You can typically reduce the unwanted search results by 90% by using search operators. These symbols and words give Google further instructions on what you want done with the words you are searching.

While I cover a large number of operators in my book The Genealogist’s Google Toolbox, I’m going to use just one of the most popular to dramatically improve my search for the Sharon school. 

In the example below I put quotation marks around the name of the school. Doing this explains to Google that I want this phrase to appear exactly as I typed it in every single search result. You’ve probably noticed that when you search a phrase by itself, you’ll receive results that include only one of the words, or the words spelled differently, or in a different order. The quotation marks search operator prevents this from happening. It mandates that the phrase appear on every result exactly as you typed it.

google search for the school

Using Search Operators to Google the Grade School

Notice that I didn’t put quotation marks around the county name or the state. I recommend using search operators sparingly, at least in your initial search, to ensure that you don’t miss out on good results. If I were to put quotations marks around “Madera county” I would not receive any web pages that do mention Sharon School but just don’t happen to mention Madera County as a phrase. 

Notice also that this search resulted in just over 11,000 results, a small fraction of what I would have received had I not used the quotation marks! Even more important is that the results on the first few pages of are all very good matches. 

I could try a few more variations such as adding words like history, genealogy or records

My googling led me to the Internet Archive where I found old silent color movies shot in the 1940s. There were several films and one featured the local school in the area where my relatives lived. Many, many people were filmed! Could one of those faces be one of my relatives?! Learn more about finding genealogical information includes school records by watching and reading 10 Awesome Genealogy Finds at the Internet Archive.

using internet archive for genealogy

Click image to watch episode 43.

4. Search Newspapers

Historic newspaper are also a wonderful source of honor rolls, school sporting events and anything else having to do with school life.

While there are certainly more historic newspapers online than ever before, it’s still a fraction of what is available.

A visit to the Chronicling America website can help. At the home page click the U.S. Newspaper Directory button: 

Newspaper directory at Chronicling America

Click the U.S. Newspaper Directory button at Chronicling America

On the Directory search page, enter the state, county and town:

U.S. Newspaper Directory searching for the school town

Search the U.S. Newspaper Director for the school location.

On the results page, click the “View complete holding information” link: 

newspaper directory location Chronicling america

Click “View the holdings”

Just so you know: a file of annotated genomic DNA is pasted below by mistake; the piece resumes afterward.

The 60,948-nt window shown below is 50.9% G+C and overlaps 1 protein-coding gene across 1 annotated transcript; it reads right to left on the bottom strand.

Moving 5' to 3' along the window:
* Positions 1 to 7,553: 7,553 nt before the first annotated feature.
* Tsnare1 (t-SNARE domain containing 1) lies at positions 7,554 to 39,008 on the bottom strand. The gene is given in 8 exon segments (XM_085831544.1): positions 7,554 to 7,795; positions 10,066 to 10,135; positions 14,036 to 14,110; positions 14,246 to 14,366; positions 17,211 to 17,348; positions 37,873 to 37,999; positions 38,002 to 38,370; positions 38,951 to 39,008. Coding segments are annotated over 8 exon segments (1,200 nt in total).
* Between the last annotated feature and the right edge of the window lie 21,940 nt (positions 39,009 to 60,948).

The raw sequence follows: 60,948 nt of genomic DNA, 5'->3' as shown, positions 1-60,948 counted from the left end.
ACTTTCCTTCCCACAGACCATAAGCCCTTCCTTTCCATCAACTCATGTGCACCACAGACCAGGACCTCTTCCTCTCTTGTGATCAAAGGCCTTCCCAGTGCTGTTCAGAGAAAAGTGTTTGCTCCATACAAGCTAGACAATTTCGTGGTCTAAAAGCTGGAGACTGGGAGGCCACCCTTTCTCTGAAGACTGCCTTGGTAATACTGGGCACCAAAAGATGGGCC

Now you can view all of the known available locations for this item:

U.S. Newspaper Director known holding locations

The item I searched for has three known locations.

In my case, the Chowchilla newspaper of the early 20th century has not been digitized and is not available online. However, the California State Archives in Sacramento has an extensive collection of microfilm. I was able to make the trip in person, and was certainly glad I did! They not only had the newspaper I needed but also countless other resources that were helpful for my genealogical research. 

School record: newspaper clipping

My Grandma listed by name in the newspaper for making the Freshman high school honor roll.

Here are additional resources to help you find newspapers for your school records research:

  • Local newspapers can also be found by searching for the public library website in the town where your ancestor attended school. Check the library’s online card catalog or contact them directly to see what newspapers they have and whether any can be loaned (on microfilm) through inter-library loan.
  • Click here to visit Newspapers.com by Ancestry website.  This is a subscription website with over 14,900+ newspapers from the 1700s–2000s and millions of additional pages being added monthly.
  • Click here to search Genealogy Bank – (This page includes a 7 day free trial option.) This popular subscription website has over 11,000 newspaper, 95% of which Genealogy Bank says are exclusive to their website. 

5. Consult U.S. State Archives and Libraries

The public libraries and state archives across the country are a treasure trove of genealogical resources, and that includes school-related records.

While it’s easy to stop by your local library for a search, it may not be as easy to make your way to the public library in the town where your ancestors lived. Turn to the internet to do your homework regarding the repositories, their holdings, and the most convenient and economical way for you to access them. 

A great place to start is the WorldCat website.